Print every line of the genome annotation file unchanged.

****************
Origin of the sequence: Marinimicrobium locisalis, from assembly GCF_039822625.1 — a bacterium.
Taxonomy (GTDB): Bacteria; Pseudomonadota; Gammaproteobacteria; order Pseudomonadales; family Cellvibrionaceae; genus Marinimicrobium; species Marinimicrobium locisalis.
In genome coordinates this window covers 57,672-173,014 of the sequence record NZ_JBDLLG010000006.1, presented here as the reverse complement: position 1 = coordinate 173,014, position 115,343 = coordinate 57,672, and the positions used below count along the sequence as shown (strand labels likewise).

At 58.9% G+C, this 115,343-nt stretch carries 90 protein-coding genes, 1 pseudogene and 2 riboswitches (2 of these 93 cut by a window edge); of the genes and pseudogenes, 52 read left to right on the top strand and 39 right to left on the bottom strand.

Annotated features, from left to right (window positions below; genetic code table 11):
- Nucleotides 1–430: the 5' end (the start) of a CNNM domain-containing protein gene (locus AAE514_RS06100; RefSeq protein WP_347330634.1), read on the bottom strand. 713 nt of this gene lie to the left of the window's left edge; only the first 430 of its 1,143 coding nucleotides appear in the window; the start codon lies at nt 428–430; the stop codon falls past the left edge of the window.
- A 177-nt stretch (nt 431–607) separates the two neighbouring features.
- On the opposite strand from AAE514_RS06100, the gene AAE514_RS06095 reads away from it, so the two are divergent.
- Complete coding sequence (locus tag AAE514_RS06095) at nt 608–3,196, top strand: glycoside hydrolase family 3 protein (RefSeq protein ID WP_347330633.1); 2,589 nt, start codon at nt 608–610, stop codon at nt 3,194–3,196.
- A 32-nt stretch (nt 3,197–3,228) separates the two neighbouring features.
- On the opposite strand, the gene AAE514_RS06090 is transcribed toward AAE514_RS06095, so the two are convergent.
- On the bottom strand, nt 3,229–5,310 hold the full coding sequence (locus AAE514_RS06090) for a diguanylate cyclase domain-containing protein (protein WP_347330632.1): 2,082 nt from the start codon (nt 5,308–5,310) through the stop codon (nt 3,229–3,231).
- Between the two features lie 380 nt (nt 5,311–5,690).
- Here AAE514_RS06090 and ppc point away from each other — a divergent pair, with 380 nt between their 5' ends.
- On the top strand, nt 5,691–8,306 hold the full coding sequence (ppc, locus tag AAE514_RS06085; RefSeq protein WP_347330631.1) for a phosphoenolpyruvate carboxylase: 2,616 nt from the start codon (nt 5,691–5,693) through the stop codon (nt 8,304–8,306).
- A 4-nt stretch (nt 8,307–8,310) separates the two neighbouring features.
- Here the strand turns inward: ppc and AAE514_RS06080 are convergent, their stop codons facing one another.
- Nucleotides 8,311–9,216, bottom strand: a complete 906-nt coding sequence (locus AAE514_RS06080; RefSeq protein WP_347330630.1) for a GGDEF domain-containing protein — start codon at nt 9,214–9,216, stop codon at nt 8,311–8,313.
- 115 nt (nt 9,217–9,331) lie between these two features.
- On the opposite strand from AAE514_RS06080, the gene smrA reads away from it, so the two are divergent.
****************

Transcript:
Origin of the sequence: Marinimicrobium locisalis, from assembly GCF_039822625.1 — a bacterium.
Taxonomy (GTDB): Bacteria; Pseudomonadota; Gammaproteobacteria; order Pseudomonadales; family Cellvibrionaceae; genus Marinimicrobium; species Marinimicrobium locisalis.
In genome coordinates this window covers 57,672-173,014 of the sequence record NZ_JBDLLG010000006.1, presented here as the reverse complement: position 1 = coordinate 173,014, position 115,343 = coordinate 57,672, and the positions used below count along the sequence as shown (strand labels likewise).

At 58.9% G+C, this 115,343-nt stretch carries 90 protein-coding genes, 1 pseudogene and 2 riboswitches (2 of these 93 cut by a window edge); of the genes and pseudogenes, 52 read left to right on the top strand and 39 right to left on the bottom strand.

Annotated features, from left to right (window positions below; genetic code table 11):
- Nucleotides 1–430: the 5' end (the start) of a CNNM domain-containing protein gene (locus AAE514_RS06100; RefSeq protein WP_347330634.1), read on the bottom strand. 713 nt of this gene lie to the left of the window's left edge; only the first 430 of its 1,143 coding nucleotides appear in the window; the start codon lies at nt 428–430; the stop codon falls past the left edge of the window.
- A 177-nt stretch (nt 431–607) separates the two neighbouring features.
- On the opposite strand from AAE514_RS06100, the gene AAE514_RS06095 reads away from it, so the two are divergent.
- Complete coding sequence (locus tag AAE514_RS06095) at nt 608–3,196, top strand: glycoside hydrolase family 3 protein (RefSeq protein ID WP_347330633.1); 2,589 nt, start codon at nt 608–610, stop codon at nt 3,194–3,196.
- A 32-nt stretch (nt 3,197–3,228) separates the two neighbouring features.
- On the opposite strand, the gene AAE514_RS06090 is transcribed toward AAE514_RS06095, so the two are convergent.
- On the bottom strand, nt 3,229–5,310 hold the full coding sequence (locus AAE514_RS06090) for a diguanylate cyclase domain-containing protein (protein WP_347330632.1): 2,082 nt from the start codon (nt 5,308–5,310) through the stop codon (nt 3,229–3,231).
- Between the two features lie 380 nt (nt 5,311–5,690).
- Here AAE514_RS06090 and ppc point away from each other — a divergent pair, with 380 nt between their 5' ends.
- On the top strand, nt 5,691–8,306 hold the full coding sequence (ppc, locus tag AAE514_RS06085; RefSeq protein WP_347330631.1) for a phosphoenolpyruvate carboxylase: 2,616 nt from the start codon (nt 5,691–5,693) through the stop codon (nt 8,304–8,306).
- A 4-nt stretch (nt 8,307–8,310) separates the two neighbouring features.
- Here the strand turns inward: ppc and AAE514_RS06080 are convergent, their stop codons facing one another.
- Nucleotides 8,311–9,216, bottom strand: a complete 906-nt coding sequence (locus AAE514_RS06080; RefSeq protein WP_347330630.1) for a GGDEF domain-containing protein — start codon at nt 9,214–9,216, stop codon at nt 8,311–8,313.
- 115 nt (nt 9,217–9,331) lie between these two features.
- On the opposite strand from AAE514_RS06080, the gene smrA reads away from it, so the two are divergent.